Oracle database logs doesn’t rotate by it self.
As time goes by, the server may hold logs that are too big to read and takes too much storage space.
This can get your server to a maximum capacity or cause the listener can’t start.
The best solution is to use logrotate:
There are 2 log files needs to be rotate:
Alert log and Listener log
Create new logrotate rules by edit a files under /etc/logrotate.d/
# Logrotate file for Oracle Alert
create 640 oracle oinstall
# Logrotate file for Oracle Listener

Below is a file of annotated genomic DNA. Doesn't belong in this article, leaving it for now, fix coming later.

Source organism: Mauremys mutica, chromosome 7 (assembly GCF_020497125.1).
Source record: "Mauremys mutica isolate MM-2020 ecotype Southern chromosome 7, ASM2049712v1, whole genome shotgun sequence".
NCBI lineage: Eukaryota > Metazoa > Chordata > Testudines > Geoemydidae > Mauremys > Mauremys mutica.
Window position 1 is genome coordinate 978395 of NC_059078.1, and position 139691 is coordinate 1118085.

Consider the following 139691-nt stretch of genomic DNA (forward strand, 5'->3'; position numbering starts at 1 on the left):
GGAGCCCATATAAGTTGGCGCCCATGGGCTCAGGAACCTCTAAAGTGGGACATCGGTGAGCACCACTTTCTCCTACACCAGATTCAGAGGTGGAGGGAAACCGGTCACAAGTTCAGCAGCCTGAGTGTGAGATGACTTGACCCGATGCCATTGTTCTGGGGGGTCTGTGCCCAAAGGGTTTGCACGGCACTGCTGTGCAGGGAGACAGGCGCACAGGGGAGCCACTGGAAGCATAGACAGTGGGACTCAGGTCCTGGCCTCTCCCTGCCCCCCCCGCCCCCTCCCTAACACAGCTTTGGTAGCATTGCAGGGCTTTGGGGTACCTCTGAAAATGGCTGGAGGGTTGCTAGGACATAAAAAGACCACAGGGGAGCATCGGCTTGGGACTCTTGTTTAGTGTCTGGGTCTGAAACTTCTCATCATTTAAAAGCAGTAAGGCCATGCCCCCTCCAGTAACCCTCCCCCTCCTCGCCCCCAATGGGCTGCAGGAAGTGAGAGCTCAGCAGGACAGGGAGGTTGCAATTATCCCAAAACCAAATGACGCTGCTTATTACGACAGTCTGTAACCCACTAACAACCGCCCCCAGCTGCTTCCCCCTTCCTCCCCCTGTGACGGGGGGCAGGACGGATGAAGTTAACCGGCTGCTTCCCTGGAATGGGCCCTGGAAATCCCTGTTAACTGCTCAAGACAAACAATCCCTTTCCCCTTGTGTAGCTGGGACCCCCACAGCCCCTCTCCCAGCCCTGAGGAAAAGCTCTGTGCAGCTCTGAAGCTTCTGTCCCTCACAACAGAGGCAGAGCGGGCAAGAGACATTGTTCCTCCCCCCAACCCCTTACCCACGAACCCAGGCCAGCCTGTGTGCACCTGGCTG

create 644 oracle oinstall
su - oracle -c "lsnrctl set Log_status off"
su - oracle -c "lsnrctl set Log_status on"
This command can be useful if you want the archived logs to be compressed, but not right away.
With “delaycompress” active an archived log won’t be compressed until the next time the log is rotated.
Note that “delaycompress” only works if you also have “compress” in your config.
To test it out:
/usr/sbin/logrotate -vdf /etc/logrotate.conf
To force run it:
/usr/sbin/logrotate -vf /etc/logrotate.conf